Hard News by Russell Brown



My eyes have teared up twice this week. One was when I tried to roll over during treatment on my messed-up back on Monday. And the other was while I watched Michelle Obama's Democratic convention speech.

I thought she was incredible. We're used to the idea that her husband is a great speaker, but he has become wearied on the campaign trail, turning metronomically between his left and right teleprompters in speech after speech. Michelle Obama seemed to be barely glancing at her prompts for quite long stretches, and she exuded an energy that seemed authentic and inspiring.

This is all the more remarkable given that her first task in this speech was to not frighten the horses; to disarm the right-wing talking points and the carefully-seeded rumours that have her as the Scary Black Woman.

Indeed, the text of her speech, worked on for weeks, is so jammed with apple-pie tick-boxes that it could have become facile, and she risked being turned into some sort of faithful 50s wife. But she got up and she owned it.

Yes, Hilary Clinton's supporters can rightly think that it's not the same as having a woman running for the White House in her own right, but they might console themselves that there has never been a prospective First Lady like this one.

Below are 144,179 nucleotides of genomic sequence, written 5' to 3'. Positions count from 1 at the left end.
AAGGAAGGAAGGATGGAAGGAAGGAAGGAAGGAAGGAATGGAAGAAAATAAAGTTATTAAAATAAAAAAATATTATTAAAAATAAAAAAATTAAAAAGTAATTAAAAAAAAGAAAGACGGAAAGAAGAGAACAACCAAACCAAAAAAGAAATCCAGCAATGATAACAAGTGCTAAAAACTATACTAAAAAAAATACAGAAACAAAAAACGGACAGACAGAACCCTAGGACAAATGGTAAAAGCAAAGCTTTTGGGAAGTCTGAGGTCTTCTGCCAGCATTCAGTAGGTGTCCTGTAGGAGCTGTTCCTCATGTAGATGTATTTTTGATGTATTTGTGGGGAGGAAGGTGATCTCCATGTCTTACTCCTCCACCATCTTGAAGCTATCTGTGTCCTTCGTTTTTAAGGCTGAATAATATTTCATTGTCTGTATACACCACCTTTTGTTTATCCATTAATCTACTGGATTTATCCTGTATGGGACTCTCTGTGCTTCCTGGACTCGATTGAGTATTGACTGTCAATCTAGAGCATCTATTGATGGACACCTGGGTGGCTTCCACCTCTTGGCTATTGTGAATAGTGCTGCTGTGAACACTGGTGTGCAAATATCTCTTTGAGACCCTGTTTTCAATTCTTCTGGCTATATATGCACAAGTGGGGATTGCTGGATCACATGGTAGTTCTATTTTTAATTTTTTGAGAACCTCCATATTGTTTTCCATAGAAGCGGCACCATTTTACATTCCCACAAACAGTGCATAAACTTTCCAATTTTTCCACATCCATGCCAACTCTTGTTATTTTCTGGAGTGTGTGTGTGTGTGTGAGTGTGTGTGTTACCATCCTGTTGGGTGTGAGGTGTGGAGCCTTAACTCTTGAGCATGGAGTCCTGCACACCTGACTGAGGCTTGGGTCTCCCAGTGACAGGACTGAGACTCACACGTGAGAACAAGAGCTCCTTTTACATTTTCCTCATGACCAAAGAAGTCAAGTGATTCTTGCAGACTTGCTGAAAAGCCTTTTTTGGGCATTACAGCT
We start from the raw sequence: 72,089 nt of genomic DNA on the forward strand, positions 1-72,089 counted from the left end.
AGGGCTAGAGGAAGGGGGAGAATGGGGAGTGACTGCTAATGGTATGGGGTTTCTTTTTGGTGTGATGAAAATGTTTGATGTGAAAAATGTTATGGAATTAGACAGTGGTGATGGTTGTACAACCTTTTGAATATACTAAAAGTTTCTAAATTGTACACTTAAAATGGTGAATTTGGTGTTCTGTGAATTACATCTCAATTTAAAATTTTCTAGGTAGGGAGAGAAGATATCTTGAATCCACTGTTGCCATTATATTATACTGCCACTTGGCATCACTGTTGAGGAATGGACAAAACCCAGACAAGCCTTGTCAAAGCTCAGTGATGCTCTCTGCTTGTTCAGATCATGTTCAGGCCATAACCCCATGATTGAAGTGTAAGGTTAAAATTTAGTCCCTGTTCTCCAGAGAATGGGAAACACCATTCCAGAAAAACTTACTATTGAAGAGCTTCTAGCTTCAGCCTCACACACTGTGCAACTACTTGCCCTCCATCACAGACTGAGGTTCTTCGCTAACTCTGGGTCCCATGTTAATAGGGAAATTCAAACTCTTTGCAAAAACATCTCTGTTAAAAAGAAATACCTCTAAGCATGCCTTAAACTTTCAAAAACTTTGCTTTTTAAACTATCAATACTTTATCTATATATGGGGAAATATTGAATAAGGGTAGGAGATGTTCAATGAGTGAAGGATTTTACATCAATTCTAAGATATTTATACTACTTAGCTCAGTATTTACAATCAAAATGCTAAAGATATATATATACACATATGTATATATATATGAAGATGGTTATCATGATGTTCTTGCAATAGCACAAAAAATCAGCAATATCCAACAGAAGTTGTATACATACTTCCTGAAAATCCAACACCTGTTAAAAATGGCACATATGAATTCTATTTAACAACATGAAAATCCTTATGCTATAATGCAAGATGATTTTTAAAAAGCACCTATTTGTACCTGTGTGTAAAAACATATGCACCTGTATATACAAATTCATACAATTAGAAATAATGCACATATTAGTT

I watched it again on the Voice of America slot on Stratos late last night, and it was clear that much of the opening night of the convention was given over to low-risk cheesiness. Her speech was bookended with treacly family tributes -- Michelle's basketball-coach brother Craig introducing her, and a clunky video link to Barack in Kansas afterwards -- but, especially from the point where she shifts up a gear and talks about standing, as a black woman, "at the cross-currents of history", it's very powerful. Many women in the room seemed to be in tears by the end.

All eyes are now on the speech of another woman: Hillary Clinton, which will be made in the next few hours. I don't seriously think she'll deliver anything but a rousing speech of endorsement for the nominee, which won't be enough to sway the behaviour of the fanatical rump of her supporters, the so-called PUMAs, who are so crazy that you wonder if they're McCain plants. But Hillary had better bring it.

Because I'm sure I'm not alone in thinking: America, please don't fuck this up.

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